Before I show the process of restoration I want to tell the history of this interesting little building. In the 1920s it was a cook shack that was hauled out into hay fields of eastern Colorado at harvest time each fall by a steam tractor, for it was too heavy to be pulled by horses. Local farm wives who did most of the cooking and meal preparation at home brought the warm food to this cook shack for distribution to the haying crew at mealtime. There was a small woodburning stove inside for keeping the food warm and making hot coffee.
Using 1x6 pine boards he bent them over those crossbeams and nailed them in place creating a clean, strong ceiling and roof.
After the pine boards were in place Bob and Bill West covered them with dark green rolled roofing.
This window is actually in the front of the wagon, the front being where the tow bar connected to the steam tractor which hauled it out to the hay fields. The back of the wagon is where the door leads out to the porch on which the meals were served.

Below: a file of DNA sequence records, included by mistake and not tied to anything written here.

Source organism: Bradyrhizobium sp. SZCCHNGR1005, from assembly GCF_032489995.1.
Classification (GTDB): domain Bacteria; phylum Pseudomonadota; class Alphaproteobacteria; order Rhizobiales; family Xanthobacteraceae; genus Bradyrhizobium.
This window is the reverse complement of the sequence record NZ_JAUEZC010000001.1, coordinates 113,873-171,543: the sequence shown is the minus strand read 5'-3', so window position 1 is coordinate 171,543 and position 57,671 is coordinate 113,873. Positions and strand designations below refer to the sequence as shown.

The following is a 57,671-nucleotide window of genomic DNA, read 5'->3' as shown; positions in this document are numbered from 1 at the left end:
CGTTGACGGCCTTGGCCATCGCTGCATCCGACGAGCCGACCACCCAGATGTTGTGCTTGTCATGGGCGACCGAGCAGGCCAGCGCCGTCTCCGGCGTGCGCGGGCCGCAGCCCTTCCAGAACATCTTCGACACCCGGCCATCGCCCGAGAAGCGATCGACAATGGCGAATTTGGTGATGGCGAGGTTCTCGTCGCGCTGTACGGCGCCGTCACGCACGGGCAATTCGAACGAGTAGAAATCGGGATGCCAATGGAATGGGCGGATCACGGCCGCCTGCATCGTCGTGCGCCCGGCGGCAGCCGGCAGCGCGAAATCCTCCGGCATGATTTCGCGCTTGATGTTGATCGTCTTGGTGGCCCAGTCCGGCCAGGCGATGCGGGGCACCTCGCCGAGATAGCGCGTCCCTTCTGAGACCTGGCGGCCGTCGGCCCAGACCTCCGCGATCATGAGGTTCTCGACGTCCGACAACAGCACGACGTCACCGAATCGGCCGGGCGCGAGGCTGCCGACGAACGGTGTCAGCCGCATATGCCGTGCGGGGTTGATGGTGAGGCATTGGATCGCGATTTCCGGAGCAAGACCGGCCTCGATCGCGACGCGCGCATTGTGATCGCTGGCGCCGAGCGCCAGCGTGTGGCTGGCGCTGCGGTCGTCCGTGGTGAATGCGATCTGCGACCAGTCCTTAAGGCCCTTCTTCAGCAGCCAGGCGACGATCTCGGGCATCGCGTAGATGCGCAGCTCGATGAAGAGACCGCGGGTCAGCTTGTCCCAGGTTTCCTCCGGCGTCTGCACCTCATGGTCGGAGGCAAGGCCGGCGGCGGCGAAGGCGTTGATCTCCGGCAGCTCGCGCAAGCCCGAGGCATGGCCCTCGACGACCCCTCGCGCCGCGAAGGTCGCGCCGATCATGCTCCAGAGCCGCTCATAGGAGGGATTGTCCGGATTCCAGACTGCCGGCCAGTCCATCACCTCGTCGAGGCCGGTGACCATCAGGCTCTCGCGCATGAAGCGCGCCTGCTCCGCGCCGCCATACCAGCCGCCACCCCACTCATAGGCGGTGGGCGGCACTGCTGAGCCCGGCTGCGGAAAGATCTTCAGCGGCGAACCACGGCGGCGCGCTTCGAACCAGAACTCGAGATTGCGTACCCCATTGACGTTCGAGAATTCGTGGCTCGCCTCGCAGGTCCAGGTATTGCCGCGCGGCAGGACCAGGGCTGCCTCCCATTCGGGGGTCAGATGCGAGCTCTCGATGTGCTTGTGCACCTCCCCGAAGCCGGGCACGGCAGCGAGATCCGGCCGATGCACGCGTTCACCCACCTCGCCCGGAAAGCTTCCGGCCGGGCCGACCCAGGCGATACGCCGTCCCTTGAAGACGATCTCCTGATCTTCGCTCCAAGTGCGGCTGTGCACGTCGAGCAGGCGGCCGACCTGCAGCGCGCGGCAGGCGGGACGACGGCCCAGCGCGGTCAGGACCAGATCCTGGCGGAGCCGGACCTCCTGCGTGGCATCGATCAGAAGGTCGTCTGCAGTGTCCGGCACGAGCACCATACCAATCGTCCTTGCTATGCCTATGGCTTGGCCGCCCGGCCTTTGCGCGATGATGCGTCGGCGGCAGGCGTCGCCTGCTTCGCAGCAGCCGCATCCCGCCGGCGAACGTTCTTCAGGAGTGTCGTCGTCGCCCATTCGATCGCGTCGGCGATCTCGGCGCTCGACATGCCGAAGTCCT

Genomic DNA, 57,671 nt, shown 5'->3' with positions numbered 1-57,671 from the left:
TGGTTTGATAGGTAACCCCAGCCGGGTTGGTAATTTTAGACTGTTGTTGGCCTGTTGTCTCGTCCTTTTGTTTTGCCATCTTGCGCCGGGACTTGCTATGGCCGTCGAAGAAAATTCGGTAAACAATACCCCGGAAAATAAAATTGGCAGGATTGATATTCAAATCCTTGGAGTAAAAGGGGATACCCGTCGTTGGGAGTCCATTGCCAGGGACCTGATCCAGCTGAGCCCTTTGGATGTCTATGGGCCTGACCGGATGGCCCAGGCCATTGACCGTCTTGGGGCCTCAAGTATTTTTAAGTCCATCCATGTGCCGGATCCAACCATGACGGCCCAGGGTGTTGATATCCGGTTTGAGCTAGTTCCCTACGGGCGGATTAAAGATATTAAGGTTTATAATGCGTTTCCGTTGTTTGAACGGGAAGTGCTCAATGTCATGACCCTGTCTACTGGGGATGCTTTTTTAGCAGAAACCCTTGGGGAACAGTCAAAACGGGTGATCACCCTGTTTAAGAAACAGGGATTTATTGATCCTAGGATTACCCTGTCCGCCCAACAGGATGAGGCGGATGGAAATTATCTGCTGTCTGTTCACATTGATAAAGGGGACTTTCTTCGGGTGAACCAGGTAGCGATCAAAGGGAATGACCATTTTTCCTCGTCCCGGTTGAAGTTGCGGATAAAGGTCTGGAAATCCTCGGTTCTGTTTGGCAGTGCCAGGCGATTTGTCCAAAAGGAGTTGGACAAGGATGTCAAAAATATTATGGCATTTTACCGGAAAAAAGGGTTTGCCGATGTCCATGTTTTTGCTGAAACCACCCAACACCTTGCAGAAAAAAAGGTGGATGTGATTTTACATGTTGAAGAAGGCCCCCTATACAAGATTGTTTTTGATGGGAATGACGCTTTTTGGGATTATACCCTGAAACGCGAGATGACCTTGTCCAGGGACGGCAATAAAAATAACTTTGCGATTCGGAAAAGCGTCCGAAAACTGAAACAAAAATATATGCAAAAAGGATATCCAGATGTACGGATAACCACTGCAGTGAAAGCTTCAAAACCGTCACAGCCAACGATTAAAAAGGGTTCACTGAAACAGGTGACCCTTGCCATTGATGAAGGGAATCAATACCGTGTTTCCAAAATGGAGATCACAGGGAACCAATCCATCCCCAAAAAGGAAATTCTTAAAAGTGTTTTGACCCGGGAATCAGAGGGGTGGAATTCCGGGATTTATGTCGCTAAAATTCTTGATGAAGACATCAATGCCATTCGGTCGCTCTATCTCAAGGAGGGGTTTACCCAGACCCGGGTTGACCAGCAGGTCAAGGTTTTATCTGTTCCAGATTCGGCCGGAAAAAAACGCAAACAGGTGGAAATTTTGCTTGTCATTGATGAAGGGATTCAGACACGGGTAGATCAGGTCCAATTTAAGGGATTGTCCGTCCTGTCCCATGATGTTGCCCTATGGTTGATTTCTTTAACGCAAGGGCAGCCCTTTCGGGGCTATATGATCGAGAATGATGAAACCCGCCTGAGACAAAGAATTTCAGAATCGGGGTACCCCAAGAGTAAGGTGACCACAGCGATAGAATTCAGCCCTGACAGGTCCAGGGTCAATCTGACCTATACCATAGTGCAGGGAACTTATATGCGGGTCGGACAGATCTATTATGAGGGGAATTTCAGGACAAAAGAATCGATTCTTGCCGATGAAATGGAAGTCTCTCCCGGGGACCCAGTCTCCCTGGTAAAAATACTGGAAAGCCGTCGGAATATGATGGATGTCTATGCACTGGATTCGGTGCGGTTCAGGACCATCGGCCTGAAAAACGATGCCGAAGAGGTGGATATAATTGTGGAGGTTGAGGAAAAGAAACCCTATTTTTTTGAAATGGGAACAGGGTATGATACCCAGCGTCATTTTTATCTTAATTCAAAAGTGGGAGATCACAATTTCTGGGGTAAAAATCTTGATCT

There is a pedal sewing machine, enamelware, cigar boxes, old dolls, and more.
Our friends Cathy and Pete Safiran gifted us with one of their custom license plate signs "StageStop58" to link the Glorywagon to my ebay presence.
In today's world with the advent of Tiny Houses to solve the problem of affordable housing this tiny 144 square foot structure (8'x18') has been there, done that. Albert Bisworm had a small stove, chamber pot, and a radio - all the comforts of home. I know if Frances Russell could see the old Glorywagon today, how her son Bobby gave it new life, she would exclaim, "Oh, my Gawd!"